Apes 2, Humans 0: Simians Rule Dawn of the Planet of the Apes

The evocative, performance-capture apes of Andy Serkis and co. make this one of summer's most satisfying movies.
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20th Century Fox

For the second time in three weeks, Hollywood has offered us a summer blockbuster in which the CGI characters are more compelling than the human ones. Last time, it was Michael Bay’s Transformers: Age of Extinction, which accomplished the feat by presenting us with human beings duller and less expressive than a box of Hasbro toys. Matt Reeves’s Dawn of the Planet of the Apes, by contrast, marks a far more singular achievement, rendering its titular apes with such nuance and sophistication that it is easy to forget they are constructed out of pixels.

The evidence that we are entering an age of post-human filmmaking has been gathering for some time: last year’s Pacific Rim, say, or this spring's Godzilla. Replace a Charlie Hunnam here or an Aaron Taylor-Johnson there with any comparably Cybexed alternative and who would notice? Even a star as effortlessly magnetic as Angelina Jolie was to some degree swallowed up by the effects deployed around her in Maleficent.

It is true that—as was the case with this movie’s precursor, Rise of the Planet of the Apes—the human cast of the sequel is not particularly indelible. Aussie Jason Clarke is, at least at this juncture in his career, a better actor than he is a movie star. (He should have been nominated for an Oscar for his role as “Dan” in Zero Dark Thirty.) Keri Russell is perfectly adequate, too (though not one-fifth as memorable as she is on The Americans), as are Kodi Smit-McPhee and a mostly-here-for-the-paycheck Gary Oldman.

But any shortcomings on the part of the movie’s homo sapiens are more than made up for by their simian costars. Going back to his Gollum days, Andy Serkis has been a pioneer—really, the pioneer—in the hybrid form that’s now known as “performance capture.” So it’s fitting that he returns to lend his voice-, face-, and body-work to Caesar, the hyper-intelligent chimpanzee he played in the prior film. (It’s fitting, too, that for once he gets top billing in the credits.) Precisely how one should divvy up credit for the performance between Serkis and his special-effects team at Weta Digital is hard to discern. (Likewise, for Serkis’s fellow ape actors.) But ultimately it’s beside the point: The performers and digital artists are so utterly, intimately in sync that there’s more than enough credit to go around.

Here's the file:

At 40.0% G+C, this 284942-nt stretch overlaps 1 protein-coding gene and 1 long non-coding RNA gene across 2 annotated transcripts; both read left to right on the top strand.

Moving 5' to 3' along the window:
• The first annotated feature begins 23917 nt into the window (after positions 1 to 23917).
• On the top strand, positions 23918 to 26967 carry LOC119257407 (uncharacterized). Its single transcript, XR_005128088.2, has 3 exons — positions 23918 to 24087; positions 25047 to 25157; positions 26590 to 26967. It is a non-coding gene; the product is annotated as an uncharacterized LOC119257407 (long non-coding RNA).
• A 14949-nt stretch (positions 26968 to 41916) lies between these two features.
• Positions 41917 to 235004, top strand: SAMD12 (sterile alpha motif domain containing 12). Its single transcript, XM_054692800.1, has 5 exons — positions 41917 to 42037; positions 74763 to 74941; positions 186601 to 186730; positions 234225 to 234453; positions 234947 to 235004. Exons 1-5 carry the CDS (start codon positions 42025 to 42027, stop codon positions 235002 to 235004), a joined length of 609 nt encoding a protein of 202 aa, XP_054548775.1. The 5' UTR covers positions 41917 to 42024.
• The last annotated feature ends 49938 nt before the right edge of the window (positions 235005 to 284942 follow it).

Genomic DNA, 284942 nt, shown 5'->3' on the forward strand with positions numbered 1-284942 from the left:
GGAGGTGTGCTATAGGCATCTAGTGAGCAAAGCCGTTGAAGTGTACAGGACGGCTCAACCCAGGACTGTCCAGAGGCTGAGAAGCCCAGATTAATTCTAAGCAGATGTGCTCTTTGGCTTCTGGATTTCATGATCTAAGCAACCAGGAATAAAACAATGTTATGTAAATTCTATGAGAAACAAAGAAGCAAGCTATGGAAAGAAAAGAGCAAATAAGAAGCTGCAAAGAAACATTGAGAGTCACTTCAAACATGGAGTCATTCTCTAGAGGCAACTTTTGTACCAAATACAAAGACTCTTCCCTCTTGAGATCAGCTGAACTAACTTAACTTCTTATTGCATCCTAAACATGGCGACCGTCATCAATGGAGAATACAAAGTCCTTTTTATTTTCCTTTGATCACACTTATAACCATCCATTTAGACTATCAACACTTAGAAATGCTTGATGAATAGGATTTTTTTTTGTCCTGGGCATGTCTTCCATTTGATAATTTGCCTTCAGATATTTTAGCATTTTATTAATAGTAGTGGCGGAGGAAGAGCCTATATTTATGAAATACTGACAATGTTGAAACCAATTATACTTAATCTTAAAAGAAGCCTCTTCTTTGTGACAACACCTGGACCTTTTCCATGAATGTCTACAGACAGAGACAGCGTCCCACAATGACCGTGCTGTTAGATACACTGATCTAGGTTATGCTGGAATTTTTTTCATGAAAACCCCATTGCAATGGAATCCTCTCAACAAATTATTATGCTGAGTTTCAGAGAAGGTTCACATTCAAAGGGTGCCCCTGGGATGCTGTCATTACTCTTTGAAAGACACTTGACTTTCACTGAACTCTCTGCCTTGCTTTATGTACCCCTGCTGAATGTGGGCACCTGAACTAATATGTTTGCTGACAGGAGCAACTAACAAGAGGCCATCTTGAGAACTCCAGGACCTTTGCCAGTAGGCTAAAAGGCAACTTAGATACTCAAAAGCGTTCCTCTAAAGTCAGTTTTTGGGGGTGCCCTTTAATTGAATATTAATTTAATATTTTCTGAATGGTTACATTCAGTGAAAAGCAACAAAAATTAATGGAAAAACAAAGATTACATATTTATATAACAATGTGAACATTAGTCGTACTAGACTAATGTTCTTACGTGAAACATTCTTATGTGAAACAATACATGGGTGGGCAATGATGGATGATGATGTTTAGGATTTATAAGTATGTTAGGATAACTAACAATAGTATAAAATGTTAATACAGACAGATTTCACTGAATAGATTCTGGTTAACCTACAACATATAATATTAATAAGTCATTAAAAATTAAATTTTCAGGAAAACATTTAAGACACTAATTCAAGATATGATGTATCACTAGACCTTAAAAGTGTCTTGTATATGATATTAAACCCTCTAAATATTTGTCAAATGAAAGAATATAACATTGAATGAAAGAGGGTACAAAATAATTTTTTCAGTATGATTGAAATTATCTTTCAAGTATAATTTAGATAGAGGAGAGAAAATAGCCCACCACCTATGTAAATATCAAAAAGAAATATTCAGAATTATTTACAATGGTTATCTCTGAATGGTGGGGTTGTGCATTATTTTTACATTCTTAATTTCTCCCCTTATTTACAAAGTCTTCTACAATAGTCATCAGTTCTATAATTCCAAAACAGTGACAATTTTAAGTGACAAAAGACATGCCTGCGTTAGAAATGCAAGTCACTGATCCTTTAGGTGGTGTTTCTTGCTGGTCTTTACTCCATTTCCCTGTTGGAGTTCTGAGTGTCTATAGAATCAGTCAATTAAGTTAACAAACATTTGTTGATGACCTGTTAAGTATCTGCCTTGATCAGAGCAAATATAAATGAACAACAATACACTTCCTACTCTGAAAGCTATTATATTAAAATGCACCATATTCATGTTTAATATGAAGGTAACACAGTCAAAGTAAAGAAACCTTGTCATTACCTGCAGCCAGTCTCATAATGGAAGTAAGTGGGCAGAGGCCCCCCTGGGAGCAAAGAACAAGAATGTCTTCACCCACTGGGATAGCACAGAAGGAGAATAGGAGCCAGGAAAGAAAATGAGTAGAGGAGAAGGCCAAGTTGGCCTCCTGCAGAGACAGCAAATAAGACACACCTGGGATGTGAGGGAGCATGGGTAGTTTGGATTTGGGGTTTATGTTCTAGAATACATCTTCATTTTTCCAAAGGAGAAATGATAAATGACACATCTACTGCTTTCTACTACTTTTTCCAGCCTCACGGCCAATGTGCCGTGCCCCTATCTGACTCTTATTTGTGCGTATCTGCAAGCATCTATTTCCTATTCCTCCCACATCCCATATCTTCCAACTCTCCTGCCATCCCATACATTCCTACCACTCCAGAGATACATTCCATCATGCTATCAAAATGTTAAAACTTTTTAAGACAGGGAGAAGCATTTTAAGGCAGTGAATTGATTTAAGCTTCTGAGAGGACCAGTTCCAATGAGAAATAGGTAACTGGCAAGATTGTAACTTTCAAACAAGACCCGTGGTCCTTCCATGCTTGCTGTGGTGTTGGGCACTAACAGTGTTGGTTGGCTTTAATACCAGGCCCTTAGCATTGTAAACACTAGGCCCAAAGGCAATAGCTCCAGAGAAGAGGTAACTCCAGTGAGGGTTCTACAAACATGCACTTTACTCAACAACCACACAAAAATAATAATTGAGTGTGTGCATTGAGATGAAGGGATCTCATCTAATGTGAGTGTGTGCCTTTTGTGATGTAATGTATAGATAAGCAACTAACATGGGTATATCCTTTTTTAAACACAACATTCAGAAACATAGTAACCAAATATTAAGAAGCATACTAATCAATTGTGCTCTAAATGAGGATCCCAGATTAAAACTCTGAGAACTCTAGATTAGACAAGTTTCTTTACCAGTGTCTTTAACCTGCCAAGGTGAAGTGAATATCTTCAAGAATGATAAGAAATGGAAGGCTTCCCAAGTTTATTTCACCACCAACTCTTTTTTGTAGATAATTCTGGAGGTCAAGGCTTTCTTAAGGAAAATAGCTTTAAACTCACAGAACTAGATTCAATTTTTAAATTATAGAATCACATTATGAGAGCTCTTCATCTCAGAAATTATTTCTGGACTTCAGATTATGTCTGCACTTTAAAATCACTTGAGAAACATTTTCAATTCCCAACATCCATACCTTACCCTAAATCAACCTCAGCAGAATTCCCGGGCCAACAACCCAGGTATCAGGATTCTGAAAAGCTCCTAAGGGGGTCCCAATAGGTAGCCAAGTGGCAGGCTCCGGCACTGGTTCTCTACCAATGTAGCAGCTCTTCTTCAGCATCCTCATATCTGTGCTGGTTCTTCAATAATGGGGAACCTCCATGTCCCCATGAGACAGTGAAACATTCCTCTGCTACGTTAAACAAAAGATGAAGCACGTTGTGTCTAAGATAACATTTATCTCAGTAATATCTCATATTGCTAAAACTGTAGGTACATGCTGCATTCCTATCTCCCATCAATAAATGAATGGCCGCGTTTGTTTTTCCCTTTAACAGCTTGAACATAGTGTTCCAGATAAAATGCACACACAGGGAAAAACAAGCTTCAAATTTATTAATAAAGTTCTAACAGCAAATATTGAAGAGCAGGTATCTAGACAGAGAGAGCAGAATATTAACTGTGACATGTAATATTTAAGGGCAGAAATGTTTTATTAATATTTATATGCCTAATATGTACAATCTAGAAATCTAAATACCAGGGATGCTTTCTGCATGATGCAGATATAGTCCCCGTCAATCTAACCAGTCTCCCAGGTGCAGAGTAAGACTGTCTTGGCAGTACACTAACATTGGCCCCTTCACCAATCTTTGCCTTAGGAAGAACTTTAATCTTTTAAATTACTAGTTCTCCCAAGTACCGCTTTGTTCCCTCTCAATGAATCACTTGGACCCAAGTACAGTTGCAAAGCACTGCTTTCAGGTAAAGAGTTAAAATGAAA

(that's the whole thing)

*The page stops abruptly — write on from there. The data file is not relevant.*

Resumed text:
When last we saw Caesar, he was leading his rag-tag ape army over the Golden Gate Bridge and into Muir Woods, while the viral drug that had given him his intellect was having the unfortunate side effect of spreading lethally throughout the human population. Dawn of the Planet of the Apes picks up directly from that point, with a de rigeur bit of newscast exposition charting the progress of the plague: 5 million casualties, 150 million… There are meltdowns, both nuclear and social, and over the course of a decade (though only a few minutes of screen time) the human race is all but wiped out in the most perfunctory manner conceivable.

Little matter: Following this tedious calamity, we’re introduced to the arboreal city-state Caesar and his friends have built among the redwoods. The set design is impeccable—their cliff-clinging home is built on the remains of an old 76 gas station off route 101—and the apes themselves are nothing short of a revelation. (Particularly magnificent is Caesar’s old orangutan buddy, Maurice, again played by Karin Konoval: Somewhere, Dr. Zaius is eating his heart out.) We witness the apes conversing with a combination of sign language, grunts, and occasional English words. We’re treated to a hunt with primitive spears, to the birth of a chimplet, and to a near-death by bear mauling. Mostly we just watch in awe as the apes lope majestically among the trees of Marin County. It’s actually a bit of a letdown when the human beings eventually show up.

But show up they do. A community of survivors has settled in the ruins of San Francisco and they send a small party, led by Malcolm (Clarke) and Ellie (Russell), to restart a hydroelectric dam in the apes’ territory in hopes of supplying power for the city. The plot that unfolds from this point will be familiar to anyone who’s seen Dances with Wolves, or Kingdom of Heaven, or Avatar, or any of a few dozen other movies about the need for peace and understanding between races/religions/species. There are decent, tolerant souls among human and ape alike, and there are also suspicious, warmongering bigots. (The latter camp supplies a role for Oldman on one side, and features Koba, the escaped laboratory bonobo from the last film, on the other.) I’d like to say there are many unexpected twists along the way, but the script hews rather scrupulously to formula.

That said, Reeves’s direction is crisp (he’s best known for 2008’s Cloverfield), the action sequences superb (keep an eye out for the scene in which Koba commandeers a tank), the Michael Giacchino score intense and evocative, and the apes—well, they’re easily worth the price of admission on their own. Reeves has signed on to direct and co-write a third installment of the franchise, and there are intimations at the film’s conclusion that it may again feature an all-new cast of human foils for Caesar and the gang. I can't help but think that it might be wiser still to forgo our species altogether and make the next movie all-ape. It is, after all, the logical next step in this particular cinematic evolution.

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Christopher Orr is a senior editor and the principal film critic at The Atlantic. He has written on movies for The New Republic, LA Weekly, Salon, and The New York Sun, and has worked as an editor for numerous publications.

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